Evening colleges get their due
With cut-offs all set to soar, evening colleges are emerging as an option for those who want to pursue the course of their choice. Safety, however, remains a concern. Shaswati Das reports.delhi Updated: Jun 09, 2011 23:11 IST
The declaration of the first cut-off list is just a few days away. And this year, too, the cut-offs are expected to only go north. This has led many aspirants to explore the opportunities provided by an evening college.
For girls, especially, opportunities are ripe, with some evening colleges like Ramanujan (Deshbandhu College-evening), PGDAV and Motilal Nehru College offering them a 2-5% relaxation in cut-off marks.
"I may not make it through a morning college as I haven't scored very well in Class 12 exams. So, I am ready to pursue a course from an evening college as at least I will study a subject of my choice," said Nikhil Katyal, who has applied to Dyal Singh evening college.
Weighing future prospects of students from morning and evening colleges, authorities maintain that there is complete uniformity as far as evaluation system and job opportunities are concerned. "All teachers in evening colleges are registered by UGC. The examination pattern is the same and the evaluation is centralised. Once students pass out from an evening college, they are at par with those from day colleges," said BK Sharma, Principal, Motilal Nehru evening college.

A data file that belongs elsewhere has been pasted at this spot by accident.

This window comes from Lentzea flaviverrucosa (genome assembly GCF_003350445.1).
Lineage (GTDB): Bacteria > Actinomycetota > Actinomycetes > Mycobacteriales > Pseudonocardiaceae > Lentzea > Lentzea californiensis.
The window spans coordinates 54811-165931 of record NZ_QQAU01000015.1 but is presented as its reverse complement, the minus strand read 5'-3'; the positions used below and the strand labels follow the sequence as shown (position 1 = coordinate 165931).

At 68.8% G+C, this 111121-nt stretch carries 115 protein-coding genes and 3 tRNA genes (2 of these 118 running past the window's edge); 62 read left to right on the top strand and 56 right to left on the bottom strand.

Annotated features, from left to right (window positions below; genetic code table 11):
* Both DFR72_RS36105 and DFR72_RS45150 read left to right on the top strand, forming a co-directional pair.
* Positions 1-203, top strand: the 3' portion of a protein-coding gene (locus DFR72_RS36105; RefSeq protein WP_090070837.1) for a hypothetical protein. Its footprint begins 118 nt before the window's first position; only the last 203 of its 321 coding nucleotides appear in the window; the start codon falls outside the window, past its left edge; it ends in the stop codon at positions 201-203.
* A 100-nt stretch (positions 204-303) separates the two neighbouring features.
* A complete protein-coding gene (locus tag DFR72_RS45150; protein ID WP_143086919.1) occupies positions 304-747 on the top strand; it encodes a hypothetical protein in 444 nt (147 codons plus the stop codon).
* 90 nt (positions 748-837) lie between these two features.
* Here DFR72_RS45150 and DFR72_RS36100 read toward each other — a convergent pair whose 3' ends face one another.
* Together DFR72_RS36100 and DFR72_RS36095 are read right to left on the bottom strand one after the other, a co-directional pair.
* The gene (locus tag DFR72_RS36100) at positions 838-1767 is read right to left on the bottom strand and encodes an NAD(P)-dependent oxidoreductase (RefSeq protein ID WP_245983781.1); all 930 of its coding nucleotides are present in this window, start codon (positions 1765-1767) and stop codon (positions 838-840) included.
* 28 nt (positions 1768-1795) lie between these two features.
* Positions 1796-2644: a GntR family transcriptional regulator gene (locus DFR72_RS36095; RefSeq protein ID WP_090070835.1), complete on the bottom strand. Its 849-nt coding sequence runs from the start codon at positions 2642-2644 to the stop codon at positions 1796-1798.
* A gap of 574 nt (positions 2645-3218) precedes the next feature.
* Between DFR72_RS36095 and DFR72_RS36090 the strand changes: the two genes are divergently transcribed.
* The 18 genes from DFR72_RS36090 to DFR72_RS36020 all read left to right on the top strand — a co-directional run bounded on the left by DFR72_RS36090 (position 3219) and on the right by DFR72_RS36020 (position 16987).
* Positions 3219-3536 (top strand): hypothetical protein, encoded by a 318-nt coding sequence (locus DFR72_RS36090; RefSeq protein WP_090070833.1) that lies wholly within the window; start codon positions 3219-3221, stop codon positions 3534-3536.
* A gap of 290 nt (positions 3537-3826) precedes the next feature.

Sharma further said that the degree issued by DU does not carry the name of the college and thus, there is no difference between students who pass out from morning and evening colleges.
Pass-outs from evening colleges also feel that they got more time to prepare for entrances for post-graduation, while other pursue part-time jobs. "I used the morning hours to prepare for CAT. The time I got in the mornings was very vital. At the same time, I pursued a course as sought after as Economics (honours)," said Mayank Anand, a pass-out of Ram Lal Anand evening college.
For Anand, there was also no marked difference between teaching methodologies either. All professors were as qualified as those in the day colleges and there was no difference in the kind of assignments and tutorials provided to evening college students.
However, concerns remain about how safe the evening colleges are. "The entire South Campus stretch from Ram Lal Anand College to Sri Venkateswara gets very desolate in evening. This is a huge deterrent for women as there are fewer autos and buses plying during this time. So, my parents are not comfortable about me attending an evening college," said Ayesha Sharma, an aspirant.
However, with the new DU South Campus bus service being launched, students' safety concerns will get addressed, says the university.
"The bus will start from Jor Bagh metro station and will cover the entire South Campus stretch. As many students will travel on this route for evening colleges, the frequency of the buses will be increased to 15 minutes, till as late as 8pm," said Dinesh Varshney, deputy dean of students’ welfare, South Campus.